The observation made by some of the West Pointers that VMI cadets are periodically expelled for honor violations misses the point. Of course they are, especially given that VMI has the strictest honor code in the country (an honor code, by the way, that is implemented and enforced only by the students and not by the administration). But individual expulsions for honor violations are a far cry from a schoolwide scandal involving large numbers of students conspiring with each other to commit honor violations.

What would be wrong with determining what makes VMI different and then applying that formula to the military academies? (Anyway, at the risk of asking an indelicate question, why in the world are the members of Congress involved in the selection process at the academies anyway?)

What’s interesting, however, is that most of the critical emails I received focus on the issue of which officers are better, rather than on what I intended to be the central point of my article: the issue of the U.S. government’s torture and mistreatment of prisoners of war and criminal suspects and the officer’s duty to disobey an order to participate in such misconduct. I suppose I bear responsibility for that by combining the two issues in my article.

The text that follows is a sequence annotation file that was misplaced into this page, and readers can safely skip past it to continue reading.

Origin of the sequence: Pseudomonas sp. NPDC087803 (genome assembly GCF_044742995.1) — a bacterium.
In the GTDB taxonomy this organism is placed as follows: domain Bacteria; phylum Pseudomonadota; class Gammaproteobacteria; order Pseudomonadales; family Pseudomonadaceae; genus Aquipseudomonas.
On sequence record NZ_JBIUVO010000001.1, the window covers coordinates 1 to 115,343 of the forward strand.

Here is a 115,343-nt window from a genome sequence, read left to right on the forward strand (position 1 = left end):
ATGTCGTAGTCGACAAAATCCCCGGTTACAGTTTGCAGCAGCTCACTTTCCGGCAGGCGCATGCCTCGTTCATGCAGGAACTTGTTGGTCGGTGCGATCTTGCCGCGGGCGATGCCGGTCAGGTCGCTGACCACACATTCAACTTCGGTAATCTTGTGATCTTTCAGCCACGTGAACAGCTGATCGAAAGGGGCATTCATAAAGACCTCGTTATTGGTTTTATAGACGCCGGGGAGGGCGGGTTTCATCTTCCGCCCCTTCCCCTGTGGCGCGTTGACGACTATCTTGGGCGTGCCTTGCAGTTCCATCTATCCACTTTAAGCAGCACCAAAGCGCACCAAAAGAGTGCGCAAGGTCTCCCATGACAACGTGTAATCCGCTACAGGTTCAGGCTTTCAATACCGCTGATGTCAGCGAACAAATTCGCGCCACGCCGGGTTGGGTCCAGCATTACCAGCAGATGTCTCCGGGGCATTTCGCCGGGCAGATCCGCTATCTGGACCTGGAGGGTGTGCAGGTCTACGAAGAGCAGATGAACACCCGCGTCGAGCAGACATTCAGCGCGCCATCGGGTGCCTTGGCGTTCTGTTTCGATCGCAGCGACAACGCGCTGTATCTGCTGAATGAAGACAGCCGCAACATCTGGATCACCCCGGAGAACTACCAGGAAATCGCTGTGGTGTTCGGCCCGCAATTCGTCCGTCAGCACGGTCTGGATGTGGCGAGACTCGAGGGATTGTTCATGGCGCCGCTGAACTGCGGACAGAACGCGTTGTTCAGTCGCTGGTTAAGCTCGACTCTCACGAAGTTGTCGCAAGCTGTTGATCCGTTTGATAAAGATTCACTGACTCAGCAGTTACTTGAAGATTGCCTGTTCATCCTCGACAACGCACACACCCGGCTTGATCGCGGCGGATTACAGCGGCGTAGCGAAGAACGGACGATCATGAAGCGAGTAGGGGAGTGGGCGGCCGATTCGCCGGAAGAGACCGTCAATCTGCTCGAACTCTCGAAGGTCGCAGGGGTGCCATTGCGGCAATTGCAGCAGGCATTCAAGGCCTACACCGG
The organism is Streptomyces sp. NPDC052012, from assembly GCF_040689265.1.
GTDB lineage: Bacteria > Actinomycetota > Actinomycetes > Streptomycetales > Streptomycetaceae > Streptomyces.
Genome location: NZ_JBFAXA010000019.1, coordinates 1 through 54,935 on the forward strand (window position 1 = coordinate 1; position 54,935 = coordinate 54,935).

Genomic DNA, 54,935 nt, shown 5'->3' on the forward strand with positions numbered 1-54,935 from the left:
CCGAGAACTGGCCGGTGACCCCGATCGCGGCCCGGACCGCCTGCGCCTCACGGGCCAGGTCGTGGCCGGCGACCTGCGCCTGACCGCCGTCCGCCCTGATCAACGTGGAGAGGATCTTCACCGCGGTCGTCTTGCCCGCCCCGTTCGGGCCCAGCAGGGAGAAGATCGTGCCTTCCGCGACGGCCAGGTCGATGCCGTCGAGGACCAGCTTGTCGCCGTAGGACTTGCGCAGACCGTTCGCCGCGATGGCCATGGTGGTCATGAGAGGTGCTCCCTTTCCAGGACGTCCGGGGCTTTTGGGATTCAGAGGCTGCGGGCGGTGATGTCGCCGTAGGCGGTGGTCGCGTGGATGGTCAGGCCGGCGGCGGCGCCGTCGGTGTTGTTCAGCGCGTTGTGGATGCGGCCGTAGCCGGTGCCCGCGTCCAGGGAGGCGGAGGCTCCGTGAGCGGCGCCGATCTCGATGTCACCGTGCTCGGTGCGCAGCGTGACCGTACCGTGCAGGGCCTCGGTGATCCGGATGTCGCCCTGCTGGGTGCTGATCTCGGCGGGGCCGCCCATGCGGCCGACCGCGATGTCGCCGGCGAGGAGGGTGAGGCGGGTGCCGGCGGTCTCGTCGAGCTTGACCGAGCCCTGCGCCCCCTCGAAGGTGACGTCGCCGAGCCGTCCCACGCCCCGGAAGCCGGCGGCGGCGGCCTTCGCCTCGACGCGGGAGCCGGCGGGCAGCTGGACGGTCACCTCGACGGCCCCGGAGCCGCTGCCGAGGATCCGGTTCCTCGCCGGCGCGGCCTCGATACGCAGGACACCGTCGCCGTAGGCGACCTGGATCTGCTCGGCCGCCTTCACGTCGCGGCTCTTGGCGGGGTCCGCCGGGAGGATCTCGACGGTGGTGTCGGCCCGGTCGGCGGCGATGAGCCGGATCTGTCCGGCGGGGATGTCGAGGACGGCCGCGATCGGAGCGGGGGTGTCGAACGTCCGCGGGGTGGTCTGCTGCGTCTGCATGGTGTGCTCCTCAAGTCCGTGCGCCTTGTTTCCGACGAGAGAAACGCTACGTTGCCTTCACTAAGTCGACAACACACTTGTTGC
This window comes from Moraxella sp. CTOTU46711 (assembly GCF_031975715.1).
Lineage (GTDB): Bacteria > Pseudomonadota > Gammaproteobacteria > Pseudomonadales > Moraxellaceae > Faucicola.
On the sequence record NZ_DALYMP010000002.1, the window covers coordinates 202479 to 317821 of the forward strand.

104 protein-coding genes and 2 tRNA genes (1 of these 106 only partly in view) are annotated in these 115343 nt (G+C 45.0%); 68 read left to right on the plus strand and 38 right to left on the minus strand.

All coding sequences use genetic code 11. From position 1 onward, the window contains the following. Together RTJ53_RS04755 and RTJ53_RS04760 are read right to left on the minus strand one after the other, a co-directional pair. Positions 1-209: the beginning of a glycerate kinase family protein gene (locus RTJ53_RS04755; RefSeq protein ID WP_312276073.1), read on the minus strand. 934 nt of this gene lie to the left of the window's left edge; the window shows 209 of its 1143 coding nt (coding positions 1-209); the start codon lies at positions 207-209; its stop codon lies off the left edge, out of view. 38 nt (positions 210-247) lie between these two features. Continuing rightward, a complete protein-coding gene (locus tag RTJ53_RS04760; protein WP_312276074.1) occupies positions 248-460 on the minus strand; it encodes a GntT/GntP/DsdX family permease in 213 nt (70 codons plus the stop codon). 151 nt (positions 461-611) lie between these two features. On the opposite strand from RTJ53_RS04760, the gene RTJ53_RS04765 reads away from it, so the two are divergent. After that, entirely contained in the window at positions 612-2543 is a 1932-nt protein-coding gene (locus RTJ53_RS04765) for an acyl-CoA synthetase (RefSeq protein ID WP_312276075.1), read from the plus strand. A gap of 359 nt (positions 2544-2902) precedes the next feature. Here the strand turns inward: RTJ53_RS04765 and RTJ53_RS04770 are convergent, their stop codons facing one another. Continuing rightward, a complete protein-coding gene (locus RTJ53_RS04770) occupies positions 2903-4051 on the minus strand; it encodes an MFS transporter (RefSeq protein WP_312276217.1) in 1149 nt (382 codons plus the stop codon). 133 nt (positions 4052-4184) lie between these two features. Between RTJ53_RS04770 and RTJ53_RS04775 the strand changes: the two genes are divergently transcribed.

So let’s put the central and important issue in clear and stark terms, so that there will be no misunderstanding or side issues to distract us:

It is wrong, immoral, and illegal to torture or mistreat prisoners of war and criminal suspects. It is a crime or a war crime to do so, whether it’s done by an enemy soldier or cop or by a U.S. soldier or cop. A military officer has a moral and legal duty to refuse to obey an order to that effect, whether it is issued by the president or simply his immediate superior officer.

Black and white. No hemming and hawing. No fuzziness. No side issues.

Now there are those who say, “But I don’t have proof that my government is engaged in such wrongdoing. It’s all just hearsay. I’m hoping that it really isn’t happening.”

Well that just doesn’t cut it, now does it? After all, we can all sit here and say that the reports of rapes at the Air Force Academy are just based on hearsay and we can just hope that the Academy administration didn’t condemn the women and didn’t protect the rapists, but how can that ostrich strategy be reconciled with principles of morality and law? After all, it’s not possible, is it, that the ostrich strategy that has covered up rapes and protected rapists at the Air Force Academy might be related to the ostrich strategy on U.S. torture and mistreatment of POWs and criminal suspects?